Developing and Communicating Responsible Data Management Policies to Trainees and Colleagues
- 323 Downloads
The basic components of data management including data ownership, collection, selection, recording, analysis, storage, retention, destruction, and sharing. A number of important principles underlie best practices for each of these components; these include recording details such that another can repeat the experiment, keeping the data safe, managing storage in such a way as to facilitate easy retrieval for the period of time required by regulatory agencies and establishing data sharing principles with colleagues before collaborations begin. Experience as practicing scientists and teachers has aided in developing helpful strategies and approaches for communicating these principles, policies and practices to trainees and colleagues. We recommend didactic instruction focused by discipline, combined with the use of “teachable moments” in a student’s career, as well as teaching principles versus rules, because changing methods of data collection and storage have implications for data management practices.
KeywordsData management Scientific record keeping Communication of best practices
We would like to thank Stephanie Bird for arranging the ORI meeting, her encouragement to convert the presentations to a manuscript, and comments on the text. This paper is Technical Contribution No. 5317 of the Clemson University Experiment Station.
- Beavon, R. (1997). Writing the laboratory notebook, rod’s pages chemistry solutions. The Royal Institution of Great Britain. http://home.clara.net/rod.beavon/lab_book.htm. Accessed March 30, 2010.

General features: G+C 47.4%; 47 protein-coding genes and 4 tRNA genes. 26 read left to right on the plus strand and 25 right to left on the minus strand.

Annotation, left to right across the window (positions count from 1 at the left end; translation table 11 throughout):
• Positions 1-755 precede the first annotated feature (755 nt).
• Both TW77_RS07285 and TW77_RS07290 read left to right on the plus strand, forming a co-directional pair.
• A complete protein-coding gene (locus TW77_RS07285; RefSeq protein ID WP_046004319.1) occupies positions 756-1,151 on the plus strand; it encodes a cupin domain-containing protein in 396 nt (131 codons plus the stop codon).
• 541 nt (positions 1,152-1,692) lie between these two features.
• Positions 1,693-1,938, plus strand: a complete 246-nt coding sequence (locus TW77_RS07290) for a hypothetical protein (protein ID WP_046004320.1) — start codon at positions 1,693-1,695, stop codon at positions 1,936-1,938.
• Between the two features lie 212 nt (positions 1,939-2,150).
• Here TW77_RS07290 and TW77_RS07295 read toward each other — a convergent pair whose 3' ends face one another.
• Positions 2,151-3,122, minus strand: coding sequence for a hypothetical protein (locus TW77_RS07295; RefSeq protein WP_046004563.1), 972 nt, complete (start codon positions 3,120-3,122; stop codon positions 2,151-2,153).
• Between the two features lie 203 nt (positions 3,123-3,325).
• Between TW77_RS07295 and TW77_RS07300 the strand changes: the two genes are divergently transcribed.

- Caprette D. R. (1995). Experimental biosciences examples of notebook pages & entries. http://www.ruf.rice.edu/~bioslabs/tools/notebook/notebook_examples.html. Accessed March 30, 2010.
- Kanare, H. M. (1985). Writing the laboratory notebook. Washington, DC: American Chemical Society.Google Scholar
- Lang, J. (2010). Common-sense rules for research record keeping, George Mason University office of research administration office of technology transfer, inventor’s guide. http://www.gmu.edu/research/techtransfer/common-sense.htm. Accessed March 30, 2010.
- Phillips, M. L. (2006). Do you need an electronic lab notebook? The Scientist, 20(3), 74.Google Scholar
- Rebbeck, J. (2005). What makes a great science lab notebook? Science Buddies science fair resources website, Kenneth Lafferty Hess Family Charitable Foundation. http://www.sciencebuddies.org/mentoring/project-laboratory-notebook.pdf. Accessed March 30, 2010.
- Seldman, L., & Mowery, J. (2002). Example of an annotated laboratory notebook, the biotechnology project, Madison area technical college, used on website by permission from the pamphlet. Maintaining Laboratory Notebooks by Merchant & Gould Patent Law. http://biotech.matcmadison.edu/resources/methods/quality/annotatNotebk.htm. Accessed March 30, 2010.